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My first experience of city life again was in Ankara, which you can read about in one of my previous blogs – though it’s a big city, it was navigable, and you could get around a fair amount of the city centre on foot. Bishkek is smaller than Ankara, and now that I’m making it my base for a year, is a good step towards the big city life that I’ve experienced on visits to Almaty. It’s been through making friends at my language school with a couple of guys called Chris and Shohei that I’ve explored a fair amount of Bishkek’s restaurant scene, which I’ll be writing about in a future post. I’ve also got a good understanding of the best coffee shops, which supermarkets sell which products, the best places for buying clothes, good places to work out and parks to relax in on summer afternoons.

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Bishkek is still a few years off from becoming as Westernised as Almaty. The malls here are influenced more by Turkey than by the UK and US. The first KFC opened in Bishkek in June, whereas in Almaty they have most of the big fast food, coffee and clothes chains at hand in brand spanking new malls. In Bishkek I mainly get around by 12p marshrutka journeys, whereas in Almaty the city feels more spread out (like a London or Moscow) that my recent experience has been flagging down taxis wherever I go.

 

How do I feel about becoming a city boy again? There’s a part of me that likes being the one in the know, so that when we receive guests I can take them to some of the best spots to eat local cuisine, drink speciality coffee, buy souvenirs and take in the sunset. On the other hand, I miss the proximity I lived to a supermarket, cinema, coffee shop and gym (all within five minutes walk), which are now more spread out and often involve a marshrutka journey to get to. I also miss being close to a beach – on the plus side, I’m only an hour away from snow-capped mountains, and in my personal opinion, Bishkek has better speciality coffee shops than Almaty, it’s big brother just four hours away.

My sincerest apologies for not writing sooner, but hopefully I’ll get a few more blogs out over this transition from summer to autumn here in Bishkek!

Street Art in Bishkek #1

One of the things I’ve noticed as I’ve walked around Bishkek is how little street art I see. You often see graffiti, tags, poorly sprayed cartoon figures etc. But what someone has spent a considerable amount of time on, that’s actually any good, well it appears that Bishkek just isn’t a big city for street art. Interestingly, I was in language class just over a week ago, and my teacher was telling me about murals. There seem to be dozens of murals in Bishkek, most of them built in the Soviet times. Here’s a picture of one near to my language school:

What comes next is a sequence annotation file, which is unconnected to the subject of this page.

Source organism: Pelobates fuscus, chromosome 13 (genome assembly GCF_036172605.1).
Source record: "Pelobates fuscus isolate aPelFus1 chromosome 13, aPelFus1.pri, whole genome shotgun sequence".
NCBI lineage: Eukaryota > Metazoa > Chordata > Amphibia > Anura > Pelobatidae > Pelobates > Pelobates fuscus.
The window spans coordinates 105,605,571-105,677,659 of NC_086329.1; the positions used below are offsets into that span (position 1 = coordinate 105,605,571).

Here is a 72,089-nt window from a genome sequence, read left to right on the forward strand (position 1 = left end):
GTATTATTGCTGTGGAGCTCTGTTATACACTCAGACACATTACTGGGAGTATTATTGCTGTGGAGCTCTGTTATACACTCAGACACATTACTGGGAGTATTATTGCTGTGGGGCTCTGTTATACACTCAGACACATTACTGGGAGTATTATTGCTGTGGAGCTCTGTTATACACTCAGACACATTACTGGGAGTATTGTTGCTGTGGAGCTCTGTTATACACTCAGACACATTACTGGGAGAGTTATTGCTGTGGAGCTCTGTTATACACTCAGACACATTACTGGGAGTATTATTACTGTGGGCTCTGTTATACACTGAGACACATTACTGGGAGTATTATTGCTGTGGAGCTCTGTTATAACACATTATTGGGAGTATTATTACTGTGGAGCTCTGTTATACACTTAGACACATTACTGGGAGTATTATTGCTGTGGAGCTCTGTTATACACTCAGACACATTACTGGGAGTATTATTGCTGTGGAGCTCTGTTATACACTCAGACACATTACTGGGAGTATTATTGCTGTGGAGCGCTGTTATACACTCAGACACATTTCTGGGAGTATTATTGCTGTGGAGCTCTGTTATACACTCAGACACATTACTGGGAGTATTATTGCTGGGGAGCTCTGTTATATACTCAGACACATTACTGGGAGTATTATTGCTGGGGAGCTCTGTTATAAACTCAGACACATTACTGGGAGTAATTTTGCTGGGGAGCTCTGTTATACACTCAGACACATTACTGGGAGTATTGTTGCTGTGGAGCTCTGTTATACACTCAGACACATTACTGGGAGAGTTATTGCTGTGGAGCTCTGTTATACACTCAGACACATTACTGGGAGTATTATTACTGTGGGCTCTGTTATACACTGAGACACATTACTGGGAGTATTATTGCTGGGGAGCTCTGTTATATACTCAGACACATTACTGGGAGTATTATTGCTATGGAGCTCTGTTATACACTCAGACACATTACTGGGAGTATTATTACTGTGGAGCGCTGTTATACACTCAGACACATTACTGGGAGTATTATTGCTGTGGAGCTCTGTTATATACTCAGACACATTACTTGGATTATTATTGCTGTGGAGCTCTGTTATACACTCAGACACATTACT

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She then mentioned about street art, and where I could find some. In London this was one of my favourite weekend activities, to go down to Shoreditch and Brick Lane and see what was the latest pieces whilst drinking speciality coffee and eating artisan fare. Last weekend, along with my friend Chris, I went along Tolstoy street near the intersection with Panfilov to a street art wall. Apparently in 2013 there was an “official” street art festival here in Bishkek, and on this was there was located a number of fairly decent street art pieces. You can take a look at them below.

 

We also saw a random goat in the boot of a car – because why not! I’m hoping to go to more street art places in Bishkek in the future and once I’ve gathered further photos, will do a second blog on the subject.

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An Ode to the Marshrutka

I’m not much of a poet, but I decided to write an ode to the marshrutka, my daily form of transport here in Bishkek. If you like you can try to sing it to the tune of “Ode to Joy”.

Every day I end up spending
An hour on the marshrutka
A metal box with wheels
That takes me where I’m to go
There’s so many options
Routes numbered high to low
How on earth am I to work out
On which of these I’m to hop?

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Photo credit: thisisbossi via Visualhunt / CC BY-NC-SA

Once I’ve jumped into the vehicle
Next it’s time to find a seat
First pay the driver my ten soms
No need for a receipt
Often simple, there’s few people
Other times I need to stand
Look that seat is free and close by
Yes I’ll grab it whilst I can!

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Photo credit: Konrad Lembcke via Visual Hunt / CC BY-NC

Oh dear the marshrutka’s stopping
More people are clambering in
Looks like I will give my seat up
To the lady with the kid
Not a problem, I’m happy to do it
But it leaves me a little lost
Now I can’t see out the window
I don’t know when to get off!

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Photo credit: killerbass via VisualHunt / CC BY-NC

So I’m standing in the middle
Of the aisle trying to hang on
The guy to my left’s quite clumsy
I can’t wait ‘til he gets off
When is my stop, have we turned left?
It’s all quite a mystery
Maybe I should move up toward
The front so that I can see

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Photo credit: nuakin via Visual Hunt / CC BY-NC-SA

The driver’s speeding forward
How do I tell him to stop?
I don’t want to have to walk
Five miles back to where I first was
Please sir «Здесь моя обстановка»
When you stop I’m out of here
Thankfully the door’s now open
I can give a little cheer!

Kyrgyzstan: First Impressions

Greetings from Bishkek! It might seem quite odd, after seven weeks of being in Kyrgyzstan to be writing a blog about my first impressions of the country, however, having been away in the mountains, and then been unwell, this is my first real opportunity to write in quite a while!

I arrived in Bishkek in mid-April, and have felt very welcomed by the family that I’m staying with here. I’m living in the north of the city, near to the old bus station, and I have a decent supermarket, a quiet park, and access to public transportation all within a fifteen minute walk of the house. For the first week, I was unsure how to get around by marshrutka (minibus), and was sometimes walking up to an hour to get to my destination!